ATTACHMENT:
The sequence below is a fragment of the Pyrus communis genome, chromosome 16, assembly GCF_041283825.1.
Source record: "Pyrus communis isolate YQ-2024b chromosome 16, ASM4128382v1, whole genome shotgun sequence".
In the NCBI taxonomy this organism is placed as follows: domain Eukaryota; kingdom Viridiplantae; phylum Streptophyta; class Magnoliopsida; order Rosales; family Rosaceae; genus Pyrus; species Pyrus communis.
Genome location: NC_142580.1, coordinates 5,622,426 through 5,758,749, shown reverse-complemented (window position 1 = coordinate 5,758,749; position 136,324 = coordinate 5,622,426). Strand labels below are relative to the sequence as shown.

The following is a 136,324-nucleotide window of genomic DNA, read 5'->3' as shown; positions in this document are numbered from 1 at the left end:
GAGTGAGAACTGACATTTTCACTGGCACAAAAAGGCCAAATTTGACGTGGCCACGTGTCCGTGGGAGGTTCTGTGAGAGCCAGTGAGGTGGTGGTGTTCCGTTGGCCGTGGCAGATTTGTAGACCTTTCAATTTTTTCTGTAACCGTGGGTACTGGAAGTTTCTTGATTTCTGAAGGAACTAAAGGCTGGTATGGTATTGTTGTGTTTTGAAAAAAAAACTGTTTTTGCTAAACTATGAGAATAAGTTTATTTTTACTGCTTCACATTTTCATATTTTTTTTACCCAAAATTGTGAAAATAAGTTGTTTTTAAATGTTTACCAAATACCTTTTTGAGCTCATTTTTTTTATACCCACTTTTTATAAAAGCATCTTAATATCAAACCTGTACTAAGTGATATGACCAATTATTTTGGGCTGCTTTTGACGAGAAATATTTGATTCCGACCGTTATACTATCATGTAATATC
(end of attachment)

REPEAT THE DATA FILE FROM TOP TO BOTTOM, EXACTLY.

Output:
The sequence below is a fragment of the Pyrus communis genome, chromosome 16, assembly GCF_041283825.1.
Source record: "Pyrus communis isolate YQ-2024b chromosome 16, ASM4128382v1, whole genome shotgun sequence".
In the NCBI taxonomy this organism is placed as follows: domain Eukaryota; kingdom Viridiplantae; phylum Streptophyta; class Magnoliopsida; order Rosales; family Rosaceae; genus Pyrus; species Pyrus communis.
Genome location: NC_142580.1, coordinates 5,622,426 through 5,758,749, shown reverse-complemented (window position 1 = coordinate 5,758,749; position 136,324 = coordinate 5,622,426). Strand labels below are relative to the sequence as shown.

The following is a 136,324-nucleotide window of genomic DNA, read 5'->3' as shown; positions in this document are numbered from 1 at the left end:
GAGTGAGAACTGACATTTTCACTGGCACAAAAAGGCCAAATTTGACGTGGCCACGTGTCCGTGGGAGGTTCTGTGAGAGCCAGTGAGGTGGTGGTGTTCCGTTGGCCGTGGCAGATTTGTAGACCTTTCAATTTTTTCTGTAACCGTGGGTACTGGAAGTTTCTTGATTTCTGAAGGAACTAAAGGCTGGTATGGTATTGTTGTGTTTTGAAAAAAAAACTGTTTTTGCTAAACTATGAGAATAAGTTTATTTTTACTGCTTCACATTTTCATATTTTTTTTACCCAAAATTGTGAAAATAAGTTGTTTTTAAATGTTTACCAAATACCTTTTTGAGCTCATTTTTTTTATACCCACTTTTTATAAAAGCATCTTAATATCAAACCTGTACTAAGTGATATGACCAATTATTTTGGGCTGCTTTTGACGAGAAATATTTGATTCCGACCGTTATACTATCATGTAATATC